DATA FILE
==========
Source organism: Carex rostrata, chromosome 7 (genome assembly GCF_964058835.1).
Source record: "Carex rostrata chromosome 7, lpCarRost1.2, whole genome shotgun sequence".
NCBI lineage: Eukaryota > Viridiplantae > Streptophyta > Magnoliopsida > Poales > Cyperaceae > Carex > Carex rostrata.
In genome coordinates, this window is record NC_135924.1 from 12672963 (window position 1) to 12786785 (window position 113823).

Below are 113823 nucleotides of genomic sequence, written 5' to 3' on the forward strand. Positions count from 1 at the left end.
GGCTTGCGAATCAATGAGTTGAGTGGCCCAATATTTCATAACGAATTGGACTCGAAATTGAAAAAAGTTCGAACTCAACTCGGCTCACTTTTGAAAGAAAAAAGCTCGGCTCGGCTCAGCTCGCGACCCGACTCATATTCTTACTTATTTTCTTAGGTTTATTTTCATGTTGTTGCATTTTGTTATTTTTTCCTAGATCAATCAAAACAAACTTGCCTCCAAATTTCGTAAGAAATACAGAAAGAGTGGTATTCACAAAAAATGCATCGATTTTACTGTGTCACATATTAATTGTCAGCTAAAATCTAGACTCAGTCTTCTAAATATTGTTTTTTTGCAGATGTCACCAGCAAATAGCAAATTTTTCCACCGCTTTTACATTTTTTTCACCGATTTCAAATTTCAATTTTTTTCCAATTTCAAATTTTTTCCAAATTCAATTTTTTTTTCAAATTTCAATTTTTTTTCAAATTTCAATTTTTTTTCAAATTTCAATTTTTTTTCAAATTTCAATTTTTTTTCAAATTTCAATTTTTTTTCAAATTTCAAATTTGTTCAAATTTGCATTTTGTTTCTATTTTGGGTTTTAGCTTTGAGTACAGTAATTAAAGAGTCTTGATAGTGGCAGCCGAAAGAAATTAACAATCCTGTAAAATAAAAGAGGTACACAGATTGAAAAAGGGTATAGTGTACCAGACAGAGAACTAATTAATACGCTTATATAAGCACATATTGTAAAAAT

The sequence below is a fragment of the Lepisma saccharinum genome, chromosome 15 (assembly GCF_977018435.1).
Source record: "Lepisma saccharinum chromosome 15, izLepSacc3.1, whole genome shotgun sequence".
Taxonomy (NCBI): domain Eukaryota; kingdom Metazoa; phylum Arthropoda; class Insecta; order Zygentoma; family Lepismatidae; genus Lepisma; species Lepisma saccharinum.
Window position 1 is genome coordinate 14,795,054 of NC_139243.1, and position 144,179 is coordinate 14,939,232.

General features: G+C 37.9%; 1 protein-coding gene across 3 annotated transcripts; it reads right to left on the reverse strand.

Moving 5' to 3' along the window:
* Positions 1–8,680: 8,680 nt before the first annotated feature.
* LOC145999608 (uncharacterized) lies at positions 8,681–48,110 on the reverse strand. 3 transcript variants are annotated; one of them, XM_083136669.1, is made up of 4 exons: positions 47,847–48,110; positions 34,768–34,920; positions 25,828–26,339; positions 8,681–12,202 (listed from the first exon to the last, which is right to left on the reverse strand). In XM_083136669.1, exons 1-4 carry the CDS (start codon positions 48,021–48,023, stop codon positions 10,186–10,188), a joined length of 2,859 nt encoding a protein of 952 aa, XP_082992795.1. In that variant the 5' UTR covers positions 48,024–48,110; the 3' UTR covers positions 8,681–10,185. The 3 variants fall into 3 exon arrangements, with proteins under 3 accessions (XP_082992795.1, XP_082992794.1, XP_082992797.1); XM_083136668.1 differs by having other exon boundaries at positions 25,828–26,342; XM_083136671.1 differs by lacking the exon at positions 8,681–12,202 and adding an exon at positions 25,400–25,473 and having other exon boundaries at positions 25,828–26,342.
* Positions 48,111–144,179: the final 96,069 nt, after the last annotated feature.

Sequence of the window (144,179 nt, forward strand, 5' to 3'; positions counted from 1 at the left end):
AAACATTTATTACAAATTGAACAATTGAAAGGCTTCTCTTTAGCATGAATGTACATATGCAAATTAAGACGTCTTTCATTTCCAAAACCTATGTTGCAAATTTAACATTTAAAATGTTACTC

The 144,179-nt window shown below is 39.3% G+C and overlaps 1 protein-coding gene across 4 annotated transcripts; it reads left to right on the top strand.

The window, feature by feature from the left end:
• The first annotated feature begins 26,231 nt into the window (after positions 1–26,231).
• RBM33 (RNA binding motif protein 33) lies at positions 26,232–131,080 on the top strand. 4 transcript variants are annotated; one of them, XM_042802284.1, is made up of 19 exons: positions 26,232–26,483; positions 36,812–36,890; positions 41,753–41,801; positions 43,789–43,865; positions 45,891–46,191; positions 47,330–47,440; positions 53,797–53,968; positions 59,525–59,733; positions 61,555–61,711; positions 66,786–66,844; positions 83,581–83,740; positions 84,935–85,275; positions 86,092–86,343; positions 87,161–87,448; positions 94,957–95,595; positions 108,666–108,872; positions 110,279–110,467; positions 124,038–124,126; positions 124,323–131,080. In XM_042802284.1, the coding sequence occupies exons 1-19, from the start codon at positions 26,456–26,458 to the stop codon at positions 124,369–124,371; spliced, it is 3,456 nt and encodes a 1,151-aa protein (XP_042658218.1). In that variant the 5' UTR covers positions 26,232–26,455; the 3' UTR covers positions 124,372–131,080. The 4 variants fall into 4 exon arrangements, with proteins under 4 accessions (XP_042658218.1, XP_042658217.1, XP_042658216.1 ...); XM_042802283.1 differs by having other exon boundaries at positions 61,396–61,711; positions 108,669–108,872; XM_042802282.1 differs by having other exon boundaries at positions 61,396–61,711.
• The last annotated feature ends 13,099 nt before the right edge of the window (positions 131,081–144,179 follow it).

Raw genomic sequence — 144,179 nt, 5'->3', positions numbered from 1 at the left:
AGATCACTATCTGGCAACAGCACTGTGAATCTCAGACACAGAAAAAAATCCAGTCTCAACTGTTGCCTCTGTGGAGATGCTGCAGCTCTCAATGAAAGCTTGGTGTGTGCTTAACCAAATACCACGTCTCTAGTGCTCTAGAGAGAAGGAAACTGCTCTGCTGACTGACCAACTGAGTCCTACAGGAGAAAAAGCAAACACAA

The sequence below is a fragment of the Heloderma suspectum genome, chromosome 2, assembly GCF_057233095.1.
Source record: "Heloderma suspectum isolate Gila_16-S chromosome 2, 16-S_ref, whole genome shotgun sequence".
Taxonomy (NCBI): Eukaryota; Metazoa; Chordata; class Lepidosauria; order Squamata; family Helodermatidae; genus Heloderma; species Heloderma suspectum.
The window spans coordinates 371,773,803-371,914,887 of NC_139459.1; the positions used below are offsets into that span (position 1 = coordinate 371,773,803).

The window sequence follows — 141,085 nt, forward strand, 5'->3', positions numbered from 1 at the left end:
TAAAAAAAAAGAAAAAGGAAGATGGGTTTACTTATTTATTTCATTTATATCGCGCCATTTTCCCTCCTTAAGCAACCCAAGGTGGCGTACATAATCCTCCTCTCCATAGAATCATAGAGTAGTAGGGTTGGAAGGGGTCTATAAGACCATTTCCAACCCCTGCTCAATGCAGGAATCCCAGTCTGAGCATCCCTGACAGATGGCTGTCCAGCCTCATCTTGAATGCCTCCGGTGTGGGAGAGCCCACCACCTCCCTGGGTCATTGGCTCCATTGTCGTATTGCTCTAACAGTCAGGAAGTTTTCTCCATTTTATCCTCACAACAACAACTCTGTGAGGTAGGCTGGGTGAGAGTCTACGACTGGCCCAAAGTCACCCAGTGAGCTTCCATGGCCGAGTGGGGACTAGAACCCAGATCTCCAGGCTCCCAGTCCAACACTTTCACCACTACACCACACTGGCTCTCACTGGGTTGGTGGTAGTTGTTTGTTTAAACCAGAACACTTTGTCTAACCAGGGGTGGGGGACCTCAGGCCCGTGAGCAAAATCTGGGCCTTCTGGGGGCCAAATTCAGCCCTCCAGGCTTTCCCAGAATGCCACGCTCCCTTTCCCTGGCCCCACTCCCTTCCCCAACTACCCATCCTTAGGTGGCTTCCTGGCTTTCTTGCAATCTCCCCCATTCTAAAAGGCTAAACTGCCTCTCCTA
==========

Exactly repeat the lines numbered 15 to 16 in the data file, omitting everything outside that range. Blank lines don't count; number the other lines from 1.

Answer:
* Positions 48,111–144,179: the final 96,069 nt, after the last annotated feature.

Sequence of the window (144,179 nt, forward strand, 5' to 3'; positions counted from 1 at the left end):